Let me introduce to you the Cortech Voodoo Riding Shirt. It’s not quite a fully-fledged motorcycle jacket but it is decidedly more ATGATT than that black hoody you’ve been riding around in. Bridging the gap between a shirt and a jacket, the Cortech Voodoo features a waxed cotton exterior with a zip and press button main closure. Storage-wise, there are two front chest pockets along with two enormous zippered hand pockets. There are also 3 interior pockets of varying sizes so there is plenty of storage space. The interior is fully lined with Syncromesh abrasion-resistant material and impact zones on the elbows and shoulders are reinforced with Kevlar. CE Level-1 armour in the shoulders and elbows is included and there is space for an optional back pad.
To be honest I had never heard of Cortech or their Voodoo Riding Shirt before this review. Cortech doesn’t have a huge presence in Australia yet, which is a shame, but hopefully, this will change soon. Their newly released Boulevard Collective, of which the Voodoo is part of, is a line aimed at riders drawn towards vintage-inspired gear. You won’t find any bright colours or high vis in the Boulevard Collective, which is great for the cafe & custom crowd. Best of all the entire collection is very affordable (emphasis on very). This is a welcome change from the “retro tax” that we have become so accustomed to.
To put the Cortech Voodoo Riding Shirt through its paces we embarked on an overnight trip into Western Australia’s South West region. I was initially hesitant to wear this on such a long trip. After all, this was being touted as a riding “shirt” and I am very much used to riding in nothing short of a full motorcycle jacket. However, after my first ride with the Voodoo Riding Shirt, I had no doubt that if I did come off only my pride would need to be scraped off the road.
This is because while the Voodoo is marketed as a shirt it feels more like a lightweight jacket. The Syncromesh Kevlar lining and included armour give it more purpose. As is the norm with most motorcycle jackets the back protector is not included. I simply used one from another jacket. In my opinion, the best feature is the ¾ cut zip. It is so good that it has left me wondering why this isn’t a standard feature on all motorcycle jackets. This feature eliminates bunching at the bottom of the jacket which is both uncomfortable to look at and experience.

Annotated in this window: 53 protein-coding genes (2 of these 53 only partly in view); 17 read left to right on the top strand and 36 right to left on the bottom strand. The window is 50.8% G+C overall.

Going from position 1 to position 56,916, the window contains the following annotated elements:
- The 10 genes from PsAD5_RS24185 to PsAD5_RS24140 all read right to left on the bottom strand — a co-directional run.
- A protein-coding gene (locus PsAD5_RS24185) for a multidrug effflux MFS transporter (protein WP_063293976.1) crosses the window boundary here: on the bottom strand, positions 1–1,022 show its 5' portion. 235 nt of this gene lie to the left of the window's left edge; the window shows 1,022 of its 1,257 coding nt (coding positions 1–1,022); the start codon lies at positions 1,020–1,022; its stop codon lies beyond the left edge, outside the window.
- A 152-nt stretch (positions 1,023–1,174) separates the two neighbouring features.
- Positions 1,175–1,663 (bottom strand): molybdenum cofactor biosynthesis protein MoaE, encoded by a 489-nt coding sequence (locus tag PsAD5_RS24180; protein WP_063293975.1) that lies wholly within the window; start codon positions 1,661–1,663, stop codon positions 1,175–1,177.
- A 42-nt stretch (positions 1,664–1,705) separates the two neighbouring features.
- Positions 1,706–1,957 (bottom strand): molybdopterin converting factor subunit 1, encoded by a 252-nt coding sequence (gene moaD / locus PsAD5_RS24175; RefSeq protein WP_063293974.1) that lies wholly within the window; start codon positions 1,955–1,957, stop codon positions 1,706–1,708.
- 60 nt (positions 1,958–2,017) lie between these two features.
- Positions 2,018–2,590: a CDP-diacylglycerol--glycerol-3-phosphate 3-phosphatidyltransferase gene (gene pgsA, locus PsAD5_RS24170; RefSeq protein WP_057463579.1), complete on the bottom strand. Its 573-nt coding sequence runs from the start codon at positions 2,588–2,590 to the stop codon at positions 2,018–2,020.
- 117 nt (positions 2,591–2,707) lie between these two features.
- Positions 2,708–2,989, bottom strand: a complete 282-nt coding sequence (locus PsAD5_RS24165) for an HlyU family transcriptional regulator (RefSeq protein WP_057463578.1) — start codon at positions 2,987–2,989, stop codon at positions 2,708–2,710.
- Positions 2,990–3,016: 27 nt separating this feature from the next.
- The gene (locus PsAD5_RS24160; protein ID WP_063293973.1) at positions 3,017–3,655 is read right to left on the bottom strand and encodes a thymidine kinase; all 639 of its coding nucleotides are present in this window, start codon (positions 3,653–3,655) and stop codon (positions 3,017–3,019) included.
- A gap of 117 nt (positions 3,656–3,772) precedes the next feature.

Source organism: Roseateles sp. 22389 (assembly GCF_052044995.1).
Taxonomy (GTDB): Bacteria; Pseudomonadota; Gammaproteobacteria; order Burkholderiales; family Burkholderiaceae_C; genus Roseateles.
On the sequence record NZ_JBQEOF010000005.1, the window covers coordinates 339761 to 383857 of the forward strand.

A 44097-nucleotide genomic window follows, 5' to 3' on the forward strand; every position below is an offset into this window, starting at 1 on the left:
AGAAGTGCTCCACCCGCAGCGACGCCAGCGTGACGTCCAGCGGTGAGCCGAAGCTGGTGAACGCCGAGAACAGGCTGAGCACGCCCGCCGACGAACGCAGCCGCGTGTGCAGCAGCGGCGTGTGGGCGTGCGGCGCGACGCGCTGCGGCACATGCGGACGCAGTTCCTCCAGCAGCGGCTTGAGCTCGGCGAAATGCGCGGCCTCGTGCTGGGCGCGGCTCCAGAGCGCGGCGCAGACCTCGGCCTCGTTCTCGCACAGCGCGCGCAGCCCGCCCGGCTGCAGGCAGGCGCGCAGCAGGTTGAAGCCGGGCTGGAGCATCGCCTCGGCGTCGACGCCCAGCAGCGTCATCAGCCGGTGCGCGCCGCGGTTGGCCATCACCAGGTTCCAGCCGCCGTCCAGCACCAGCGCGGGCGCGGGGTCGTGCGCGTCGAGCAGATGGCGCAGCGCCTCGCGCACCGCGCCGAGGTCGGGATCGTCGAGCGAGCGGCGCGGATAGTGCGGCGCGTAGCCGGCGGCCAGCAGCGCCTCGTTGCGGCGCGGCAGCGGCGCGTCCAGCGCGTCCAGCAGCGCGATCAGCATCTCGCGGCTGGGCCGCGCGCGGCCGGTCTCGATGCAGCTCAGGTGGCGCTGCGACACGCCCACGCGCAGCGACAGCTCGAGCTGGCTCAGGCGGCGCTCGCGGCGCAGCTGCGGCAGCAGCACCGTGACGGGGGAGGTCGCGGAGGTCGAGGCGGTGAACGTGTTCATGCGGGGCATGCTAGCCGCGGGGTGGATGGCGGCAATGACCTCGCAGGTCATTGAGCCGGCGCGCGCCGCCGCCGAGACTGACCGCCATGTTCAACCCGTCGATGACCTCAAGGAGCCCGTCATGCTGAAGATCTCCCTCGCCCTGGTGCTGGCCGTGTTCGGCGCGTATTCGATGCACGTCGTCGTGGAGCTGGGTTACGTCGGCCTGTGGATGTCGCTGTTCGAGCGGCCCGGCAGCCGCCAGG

I clocked up about 1,000km over the weekend wearing the Voodoo Riding Shirt. Starting early in the morning and finishing in the evening, we rode through temperatures ranging from the low 20s to the mid 30s. Being a dark colour, the Voodoo did present a few hurdles, the first being how readily it absorbs heat. Secondly, blemishes are more noticeable on the dark waxed cotton exterior. I appreciate a worn-in aesthetic so this does not bother me, but may be an issue for some.
On the downside, the elbow armour is either too big for the pockets or the pockets themselves are too small. While the pockets do a great job of holding the armour in place, the skin on my elbows took a beating. A long-sleeved undershirt, flexible armour or softer velcro would fix this. Please excuse me while I go moisturise my elbows…
Coming in at $130 USD I am blown away by the price of this jacket. It is an incredibly affordable piece of motorcycle gear and it looks great. I was sceptical in the beginning as my other jackets cost four times more than the Cortech Voodoo. Even though the price is low it doesn’t feel cheap to wear. It is easily worn on and off the bike and the only thing that’ll give away that you’re a motorcyclist will be the helmet in your hand.
This is not a jacket that you would wear every day, nor does it suit every situation. However, for blasting around the neighbourhood, getting burgers with your mates or commuting to work I can think of nothing better. The Voodoo Riding Shirt is well priced, smart and discreet motorcycle attire like this that will make Cortech a brand to watch out for.